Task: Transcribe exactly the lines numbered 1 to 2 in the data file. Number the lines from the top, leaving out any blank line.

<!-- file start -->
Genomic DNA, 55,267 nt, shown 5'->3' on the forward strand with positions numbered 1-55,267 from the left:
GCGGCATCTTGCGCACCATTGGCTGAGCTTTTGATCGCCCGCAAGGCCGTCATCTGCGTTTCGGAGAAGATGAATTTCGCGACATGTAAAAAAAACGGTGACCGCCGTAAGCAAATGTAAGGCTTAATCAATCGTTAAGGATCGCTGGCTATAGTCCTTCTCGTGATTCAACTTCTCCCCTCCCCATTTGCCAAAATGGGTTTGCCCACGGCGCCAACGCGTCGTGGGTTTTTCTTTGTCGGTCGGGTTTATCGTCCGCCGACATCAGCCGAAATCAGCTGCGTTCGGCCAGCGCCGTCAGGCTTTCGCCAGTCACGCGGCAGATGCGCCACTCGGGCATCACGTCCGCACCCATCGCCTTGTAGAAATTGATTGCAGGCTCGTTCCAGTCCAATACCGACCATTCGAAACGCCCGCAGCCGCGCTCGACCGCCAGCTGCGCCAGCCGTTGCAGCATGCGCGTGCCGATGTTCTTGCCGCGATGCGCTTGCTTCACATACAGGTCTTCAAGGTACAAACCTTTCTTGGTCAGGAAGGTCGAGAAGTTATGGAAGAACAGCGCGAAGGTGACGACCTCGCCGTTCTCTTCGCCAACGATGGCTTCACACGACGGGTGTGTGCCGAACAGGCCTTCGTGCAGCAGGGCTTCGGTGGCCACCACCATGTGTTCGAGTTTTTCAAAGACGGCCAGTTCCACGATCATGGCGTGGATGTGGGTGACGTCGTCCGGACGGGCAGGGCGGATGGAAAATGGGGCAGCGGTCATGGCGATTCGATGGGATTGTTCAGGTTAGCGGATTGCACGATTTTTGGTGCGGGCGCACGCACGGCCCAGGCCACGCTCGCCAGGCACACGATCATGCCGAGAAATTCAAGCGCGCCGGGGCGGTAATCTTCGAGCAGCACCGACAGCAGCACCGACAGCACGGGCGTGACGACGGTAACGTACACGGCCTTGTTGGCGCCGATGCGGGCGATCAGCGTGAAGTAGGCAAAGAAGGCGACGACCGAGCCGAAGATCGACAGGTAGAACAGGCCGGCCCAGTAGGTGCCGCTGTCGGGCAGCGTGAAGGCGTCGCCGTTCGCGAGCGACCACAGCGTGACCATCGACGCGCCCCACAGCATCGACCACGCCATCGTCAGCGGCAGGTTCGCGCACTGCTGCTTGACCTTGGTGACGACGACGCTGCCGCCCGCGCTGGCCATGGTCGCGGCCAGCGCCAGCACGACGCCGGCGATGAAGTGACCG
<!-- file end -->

Genomic DNA, 55,267 nt, shown 5'->3' on the forward strand with positions numbered 1-55,267 from the left:
GCGGCATCTTGCGCACCATTGGCTGAGCTTTTGATCGCCCGCAAGGCCGTCATCTGCGTTTCGGAGAAGATGAATTTCGCGACATGTAAAAAAAACGGTGACCGCCGTAAGCAAATGTAAGGCTTAATCAATCGTTAAGGATCGCTGGCTATAGTCCTTCTCGTGATTCAACTTCTCCCCTCCCCATTTGCCAAAATGGGTTTGCCCACGGCGCCAACGCGTCGTGGGTTTTTCTTTGTCGGTCGGGTTTATCGTCCGCCGACATCAGCCGAAATCAGCTGCGTTCGGCCAGCGCCGTCAGGCTTTCGCCAGTCACGCGGCAGATGCGCCACTCGGGCATCACGTCCGCACCCATCGCCTTGTAGAAATTGATTGCAGGCTCGTTCCAGTCCAATACCGACCATTCGAAACGCCCGCAGCCGCGCTCGACCGCCAGCTGCGCCAGCCGTTGCAGCATGCGCGTGCCGATGTTCTTGCCGCGATGCGCTTGCTTCACATACAGGTCTTCAAGGTACAAACCTTTCTTGGTCAGGAAGGTCGAGAAGTTATGGAAGAACAGCGCGAAGGTGACGACCTCGCCGTTCTCTTCGCCAACGATGGCTTCACACGACGGGTGTGTGCCGAACAGGCCTTCGTGCAGCAGGGCTTCGGTGGCCACCACCATGTGTTCGAGTTTTTCAAAGACGGCCAGTTCCACGATCATGGCGTGGATGTGGGTGACGTCGTCCGGACGGGCAGGGCGGATGGAAAATGGGGCAGCGGTCATGGCGATTCGATGGGATTGTTCAGGTTAGCGGATTGCACGATTTTTGGTGCGGGCGCACGCACGGCCCAGGCCACGCTCGCCAGGCACACGATCATGCCGAGAAATTCAAGCGCGCCGGGGCGGTAATCTTCGAGCAGCACCGACAGCAGCACCGACAGCACGGGCGTGACGACGGTAACGTACACGGCCTTGTTGGCGCCGATGCGGGCGATCAGCGTGAAGTAGGCAAAGAAGGCGACGACCGAGCCGAAGATCGACAGGTAGAACAGGCCGGCCCAGTAGGTGCCGCTGTCGGGCAGCGTGAAGGCGTCGCCGTTCGCGAGCGACCACAGCGTGACCATCGACGCGCCCCACAGCATCGACCACGCCATCGTCAGCGGCAGGTTCGCGCACTGCTGCTTGACCTTGGTGACGACGACGCTGCCGCCCGCGCTGGCCATGGTCGCGGCCAGCGCCAGCACGACGCCGGCGATGAAGTGACCG